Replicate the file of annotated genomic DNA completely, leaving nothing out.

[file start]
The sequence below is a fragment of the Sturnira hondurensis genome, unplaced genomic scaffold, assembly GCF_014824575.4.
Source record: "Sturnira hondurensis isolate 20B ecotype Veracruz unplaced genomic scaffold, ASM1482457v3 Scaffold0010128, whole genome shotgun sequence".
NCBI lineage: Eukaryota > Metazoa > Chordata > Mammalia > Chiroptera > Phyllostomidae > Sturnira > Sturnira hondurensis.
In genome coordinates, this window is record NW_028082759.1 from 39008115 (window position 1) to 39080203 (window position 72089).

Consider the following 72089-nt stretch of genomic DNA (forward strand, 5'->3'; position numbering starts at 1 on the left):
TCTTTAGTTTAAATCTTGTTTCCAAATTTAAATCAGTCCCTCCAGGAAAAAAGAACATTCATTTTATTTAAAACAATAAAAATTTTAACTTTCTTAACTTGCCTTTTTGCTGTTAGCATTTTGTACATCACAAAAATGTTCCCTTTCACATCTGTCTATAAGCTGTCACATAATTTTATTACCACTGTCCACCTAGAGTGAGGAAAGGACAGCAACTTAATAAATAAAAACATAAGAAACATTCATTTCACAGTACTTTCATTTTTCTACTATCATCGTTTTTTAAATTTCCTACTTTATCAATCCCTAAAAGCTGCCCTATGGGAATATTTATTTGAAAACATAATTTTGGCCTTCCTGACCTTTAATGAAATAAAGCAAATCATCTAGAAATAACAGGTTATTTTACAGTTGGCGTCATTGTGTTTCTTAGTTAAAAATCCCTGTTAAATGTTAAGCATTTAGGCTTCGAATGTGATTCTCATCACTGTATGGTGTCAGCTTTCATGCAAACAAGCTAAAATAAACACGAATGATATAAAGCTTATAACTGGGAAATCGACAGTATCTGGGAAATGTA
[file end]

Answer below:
The sequence below is a fragment of the Sturnira hondurensis genome, unplaced genomic scaffold, assembly GCF_014824575.4.
Source record: "Sturnira hondurensis isolate 20B ecotype Veracruz unplaced genomic scaffold, ASM1482457v3 Scaffold0010128, whole genome shotgun sequence".
NCBI lineage: Eukaryota > Metazoa > Chordata > Mammalia > Chiroptera > Phyllostomidae > Sturnira > Sturnira hondurensis.
In genome coordinates, this window is record NW_028082759.1 from 39008115 (window position 1) to 39080203 (window position 72089).

Consider the following 72089-nt stretch of genomic DNA (forward strand, 5'->3'; position numbering starts at 1 on the left):
TCTTTAGTTTAAATCTTGTTTCCAAATTTAAATCAGTCCCTCCAGGAAAAAAGAACATTCATTTTATTTAAAACAATAAAAATTTTAACTTTCTTAACTTGCCTTTTTGCTGTTAGCATTTTGTACATCACAAAAATGTTCCCTTTCACATCTGTCTATAAGCTGTCACATAATTTTATTACCACTGTCCACCTAGAGTGAGGAAAGGACAGCAACTTAATAAATAAAAACATAAGAAACATTCATTTCACAGTACTTTCATTTTTCTACTATCATCGTTTTTTAAATTTCCTACTTTATCAATCCCTAAAAGCTGCCCTATGGGAATATTTATTTGAAAACATAATTTTGGCCTTCCTGACCTTTAATGAAATAAAGCAAATCATCTAGAAATAACAGGTTATTTTACAGTTGGCGTCATTGTGTTTCTTAGTTAAAAATCCCTGTTAAATGTTAAGCATTTAGGCTTCGAATGTGATTCTCATCACTGTATGGTGTCAGCTTTCATGCAAACAAGCTAAAATAAACACGAATGATATAAAGCTTATAACTGGGAAATCGACAGTATCTGGGAAATGTA